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Incredible but flawed - 90%

Room101, January 6th, 2008

This is my first Arch Enemy album, so I won't be comparing it to any other of their albums. What I will be doing, is laying everything down bluntly. This album has some absolutely incredible songs, and the formulae are all there, but I must say this album sometimes borders on apathy and repetitiveness.

The high rating I have given this album is mainly due to flawless masterpieces "Blood On Your Hands", and "Revolution Begins", rightly chosen as singles for the album. Also high up in the hierarchy are "The Last Enemy", "In This Shallow Grave", and "The Day You Died", which all could be moderately improved, such as the former, which could have an more interesting introduction riff, and the riffs under the solos could be better and more fitting instead of just variating the main riffs, and so on. It sounds petty to point out such things, but if they rerecorded this in a few years and fixed the weak points, then this album would be absolutely perfect. I have noticed this in quite a bit of Arch Enemy's music, from listening to songs like "Dead Eyes See No Future" and "Nemesis" which, although they rule outright, they could be improved which would make that little bit of difference.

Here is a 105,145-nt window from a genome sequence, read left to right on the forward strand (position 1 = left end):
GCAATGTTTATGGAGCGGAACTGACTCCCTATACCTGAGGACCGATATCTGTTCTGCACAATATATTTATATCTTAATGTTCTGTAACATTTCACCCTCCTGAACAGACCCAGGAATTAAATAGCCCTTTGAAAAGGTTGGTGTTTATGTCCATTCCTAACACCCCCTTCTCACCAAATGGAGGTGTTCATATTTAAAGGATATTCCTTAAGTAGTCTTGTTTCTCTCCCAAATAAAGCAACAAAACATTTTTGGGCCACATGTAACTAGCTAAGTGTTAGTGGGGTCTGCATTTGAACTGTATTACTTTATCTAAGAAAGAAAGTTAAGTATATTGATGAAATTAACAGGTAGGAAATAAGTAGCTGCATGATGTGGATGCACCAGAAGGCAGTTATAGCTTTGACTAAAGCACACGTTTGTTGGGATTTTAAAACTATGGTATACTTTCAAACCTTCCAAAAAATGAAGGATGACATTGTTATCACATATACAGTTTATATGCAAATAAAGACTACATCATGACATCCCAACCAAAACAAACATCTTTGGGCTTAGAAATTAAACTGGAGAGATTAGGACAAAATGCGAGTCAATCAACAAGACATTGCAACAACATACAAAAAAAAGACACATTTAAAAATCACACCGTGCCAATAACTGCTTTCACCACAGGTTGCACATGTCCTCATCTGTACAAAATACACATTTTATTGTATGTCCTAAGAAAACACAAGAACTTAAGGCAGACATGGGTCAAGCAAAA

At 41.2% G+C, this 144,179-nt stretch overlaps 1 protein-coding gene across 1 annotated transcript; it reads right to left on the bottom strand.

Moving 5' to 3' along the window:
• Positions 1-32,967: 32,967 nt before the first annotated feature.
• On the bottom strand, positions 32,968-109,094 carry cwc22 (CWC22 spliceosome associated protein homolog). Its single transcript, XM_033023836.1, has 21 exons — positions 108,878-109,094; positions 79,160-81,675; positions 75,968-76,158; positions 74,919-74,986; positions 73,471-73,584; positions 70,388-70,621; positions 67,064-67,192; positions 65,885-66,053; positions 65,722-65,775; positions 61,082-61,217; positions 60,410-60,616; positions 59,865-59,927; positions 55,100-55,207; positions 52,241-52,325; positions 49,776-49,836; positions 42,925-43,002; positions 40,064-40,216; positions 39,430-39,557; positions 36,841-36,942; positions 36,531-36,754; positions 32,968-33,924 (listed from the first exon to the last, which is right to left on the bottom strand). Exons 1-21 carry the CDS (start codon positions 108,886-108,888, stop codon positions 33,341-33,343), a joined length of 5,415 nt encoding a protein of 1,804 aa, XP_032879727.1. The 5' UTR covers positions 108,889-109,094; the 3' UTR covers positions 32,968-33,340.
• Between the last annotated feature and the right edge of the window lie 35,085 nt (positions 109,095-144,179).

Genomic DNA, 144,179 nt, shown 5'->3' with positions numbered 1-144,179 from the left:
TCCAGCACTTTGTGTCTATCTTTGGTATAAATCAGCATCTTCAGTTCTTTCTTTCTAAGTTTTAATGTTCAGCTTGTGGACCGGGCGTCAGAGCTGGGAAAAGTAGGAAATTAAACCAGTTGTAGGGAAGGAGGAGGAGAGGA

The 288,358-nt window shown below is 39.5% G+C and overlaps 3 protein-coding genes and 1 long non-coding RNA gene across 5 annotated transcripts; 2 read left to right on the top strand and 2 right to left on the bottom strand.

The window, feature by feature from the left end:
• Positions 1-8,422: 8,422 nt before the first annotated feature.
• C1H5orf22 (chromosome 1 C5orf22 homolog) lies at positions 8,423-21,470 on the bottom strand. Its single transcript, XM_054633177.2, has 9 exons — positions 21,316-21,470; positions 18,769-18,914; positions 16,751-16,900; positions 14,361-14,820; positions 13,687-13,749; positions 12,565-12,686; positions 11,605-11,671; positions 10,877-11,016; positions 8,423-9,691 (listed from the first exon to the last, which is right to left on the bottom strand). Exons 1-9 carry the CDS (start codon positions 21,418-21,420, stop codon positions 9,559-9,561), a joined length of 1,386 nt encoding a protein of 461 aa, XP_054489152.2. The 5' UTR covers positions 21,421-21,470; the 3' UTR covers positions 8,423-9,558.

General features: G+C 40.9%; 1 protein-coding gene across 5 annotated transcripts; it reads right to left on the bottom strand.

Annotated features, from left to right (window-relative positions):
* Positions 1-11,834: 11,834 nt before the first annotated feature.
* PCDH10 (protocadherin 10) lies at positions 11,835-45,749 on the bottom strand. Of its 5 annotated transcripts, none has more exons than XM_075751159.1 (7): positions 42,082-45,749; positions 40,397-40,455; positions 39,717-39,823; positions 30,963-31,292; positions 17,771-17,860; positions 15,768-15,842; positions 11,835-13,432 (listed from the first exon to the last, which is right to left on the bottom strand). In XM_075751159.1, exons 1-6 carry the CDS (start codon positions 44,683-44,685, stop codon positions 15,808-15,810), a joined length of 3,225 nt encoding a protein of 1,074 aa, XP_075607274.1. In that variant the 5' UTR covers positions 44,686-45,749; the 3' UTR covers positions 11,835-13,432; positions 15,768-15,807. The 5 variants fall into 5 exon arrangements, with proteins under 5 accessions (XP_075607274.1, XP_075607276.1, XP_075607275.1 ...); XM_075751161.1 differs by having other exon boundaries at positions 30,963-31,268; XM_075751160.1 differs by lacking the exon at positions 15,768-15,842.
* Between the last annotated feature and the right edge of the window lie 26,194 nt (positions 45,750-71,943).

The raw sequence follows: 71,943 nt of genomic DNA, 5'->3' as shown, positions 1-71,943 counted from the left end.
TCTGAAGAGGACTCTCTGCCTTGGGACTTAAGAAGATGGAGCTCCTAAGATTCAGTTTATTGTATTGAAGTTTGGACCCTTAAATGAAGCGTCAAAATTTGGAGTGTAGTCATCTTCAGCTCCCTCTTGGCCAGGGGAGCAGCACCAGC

The skill is all here. The newly reunited Amott brothers shred furiously, almost in the vein of the master ripper Yngwie Malmsteen. The sweep picking after the bridge riff in "Revolution Begins" is immense. Sharlee's bass is very tight with the rest of the music, and Daniel's drumming, although evidently triggered, is spot on. Angela sounds less monotomous than she does on what I have heard of her older music, leaving out all of the double recording shit, and she sounds quite remeniscant of Jeff Walker (Carcass). But the lyrics in most places, are quite simple. In my views, the lyrics to opener "Blood On Your Hands" are the king point of the album where the lyrics are concerned. Also, in virtuoso closer "Vultures", she goes really high, as if to growl a falsetto, which is very well done.

The most of this album is memorable, apart from "Night Falls Fast" and "The Great Darkness" which I have listened to many times and can only remember that they were okay. What was surprising, though, was the title track. That, in my opinion, has to be one of the highlights or representatives of the album, but here, it is nothing special. It has a huge intro from some movie, and then goes in to a big wall of sound the way I'm concerned. Worth mentioning, though, is the mellow interlude "Intermezzo Liberté", which is a sub-three minute instrumental melodic-doom metal break from all the fast stuff. It is quite enjoyable, unlike many instrumental interlude songs, like Morbid Angel's "Nar Mattaru" from the album Covenant, Nile's "Infinity of Stone" from Ithyphallic, and Meshuggah's "Acrid Placidity" from Destroy Erase Improve.

All in all, though, this is a pretty good album. I would recommend it to anyone who wants an album full of catchy melodic riffs and killer solos.

If you want some taster material, download "Blood On Your Hands" or "Revolution Begins".